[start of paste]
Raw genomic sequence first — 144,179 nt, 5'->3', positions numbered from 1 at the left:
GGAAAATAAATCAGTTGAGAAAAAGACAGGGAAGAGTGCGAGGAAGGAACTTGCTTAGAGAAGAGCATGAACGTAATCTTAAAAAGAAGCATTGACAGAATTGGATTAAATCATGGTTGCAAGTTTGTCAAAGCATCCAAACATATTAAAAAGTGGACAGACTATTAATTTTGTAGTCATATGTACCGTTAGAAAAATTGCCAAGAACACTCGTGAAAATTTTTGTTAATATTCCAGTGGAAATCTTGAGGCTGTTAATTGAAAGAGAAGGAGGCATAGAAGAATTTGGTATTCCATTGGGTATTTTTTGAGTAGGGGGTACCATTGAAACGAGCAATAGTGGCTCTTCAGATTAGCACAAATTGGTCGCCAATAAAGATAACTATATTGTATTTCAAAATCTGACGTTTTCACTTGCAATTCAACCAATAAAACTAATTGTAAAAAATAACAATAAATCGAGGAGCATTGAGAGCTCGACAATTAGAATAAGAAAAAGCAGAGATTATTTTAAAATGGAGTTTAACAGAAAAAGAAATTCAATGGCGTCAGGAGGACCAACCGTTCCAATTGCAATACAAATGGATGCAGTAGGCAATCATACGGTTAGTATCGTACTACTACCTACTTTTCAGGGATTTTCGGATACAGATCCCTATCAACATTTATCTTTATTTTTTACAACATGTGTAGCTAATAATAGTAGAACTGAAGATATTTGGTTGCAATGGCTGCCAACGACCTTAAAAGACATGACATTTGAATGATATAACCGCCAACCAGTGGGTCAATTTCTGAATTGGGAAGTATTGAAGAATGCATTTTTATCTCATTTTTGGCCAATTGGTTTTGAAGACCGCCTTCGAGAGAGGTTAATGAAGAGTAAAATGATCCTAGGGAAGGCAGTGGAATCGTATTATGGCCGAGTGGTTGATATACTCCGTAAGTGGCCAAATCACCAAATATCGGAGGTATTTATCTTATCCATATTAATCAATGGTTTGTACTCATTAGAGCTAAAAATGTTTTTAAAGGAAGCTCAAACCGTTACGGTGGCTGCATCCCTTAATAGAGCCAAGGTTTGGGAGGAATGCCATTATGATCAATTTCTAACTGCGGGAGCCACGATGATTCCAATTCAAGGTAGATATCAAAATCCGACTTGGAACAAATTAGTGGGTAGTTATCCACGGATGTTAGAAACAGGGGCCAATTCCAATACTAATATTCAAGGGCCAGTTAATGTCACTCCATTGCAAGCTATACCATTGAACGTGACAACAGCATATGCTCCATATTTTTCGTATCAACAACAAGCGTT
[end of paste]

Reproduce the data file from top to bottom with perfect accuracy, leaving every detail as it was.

Raw genomic sequence first — 144,179 nt, 5'->3', positions numbered from 1 at the left:
GGAAAATAAATCAGTTGAGAAAAAGACAGGGAAGAGTGCGAGGAAGGAACTTGCTTAGAGAAGAGCATGAACGTAATCTTAAAAAGAAGCATTGACAGAATTGGATTAAATCATGGTTGCAAGTTTGTCAAAGCATCCAAACATATTAAAAAGTGGACAGACTATTAATTTTGTAGTCATATGTACCGTTAGAAAAATTGCCAAGAACACTCGTGAAAATTTTTGTTAATATTCCAGTGGAAATCTTGAGGCTGTTAATTGAAAGAGAAGGAGGCATAGAAGAATTTGGTATTCCATTGGGTATTTTTTGAGTAGGGGGTACCATTGAAACGAGCAATAGTGGCTCTTCAGATTAGCACAAATTGGTCGCCAATAAAGATAACTATATTGTATTTCAAAATCTGACGTTTTCACTTGCAATTCAACCAATAAAACTAATTGTAAAAAATAACAATAAATCGAGGAGCATTGAGAGCTCGACAATTAGAATAAGAAAAAGCAGAGATTATTTTAAAATGGAGTTTAACAGAAAAAGAAATTCAATGGCGTCAGGAGGACCAACCGTTCCAATTGCAATACAAATGGATGCAGTAGGCAATCATACGGTTAGTATCGTACTACTACCTACTTTTCAGGGATTTTCGGATACAGATCCCTATCAACATTTATCTTTATTTTTTACAACATGTGTAGCTAATAATAGTAGAACTGAAGATATTTGGTTGCAATGGCTGCCAACGACCTTAAAAGACATGACATTTGAATGATATAACCGCCAACCAGTGGGTCAATTTCTGAATTGGGAAGTATTGAAGAATGCATTTTTATCTCATTTTTGGCCAATTGGTTTTGAAGACCGCCTTCGAGAGAGGTTAATGAAGAGTAAAATGATCCTAGGGAAGGCAGTGGAATCGTATTATGGCCGAGTGGTTGATATACTCCGTAAGTGGCCAAATCACCAAATATCGGAGGTATTTATCTTATCCATATTAATCAATGGTTTGTACTCATTAGAGCTAAAAATGTTTTTAAAGGAAGCTCAAACCGTTACGGTGGCTGCATCCCTTAATAGAGCCAAGGTTTGGGAGGAATGCCATTATGATCAATTTCTAACTGCGGGAGCCACGATGATTCCAATTCAAGGTAGATATCAAAATCCGACTTGGAACAAATTAGTGGGTAGTTATCCACGGATGTTAGAAACAGGGGCCAATTCCAATACTAATATTCAAGGGCCAGTTAATGTCACTCCATTGCAAGCTATACCATTGAACGTGACAACAGCATATGCTCCATATTTTTCGTATCAACAACAAGCGTT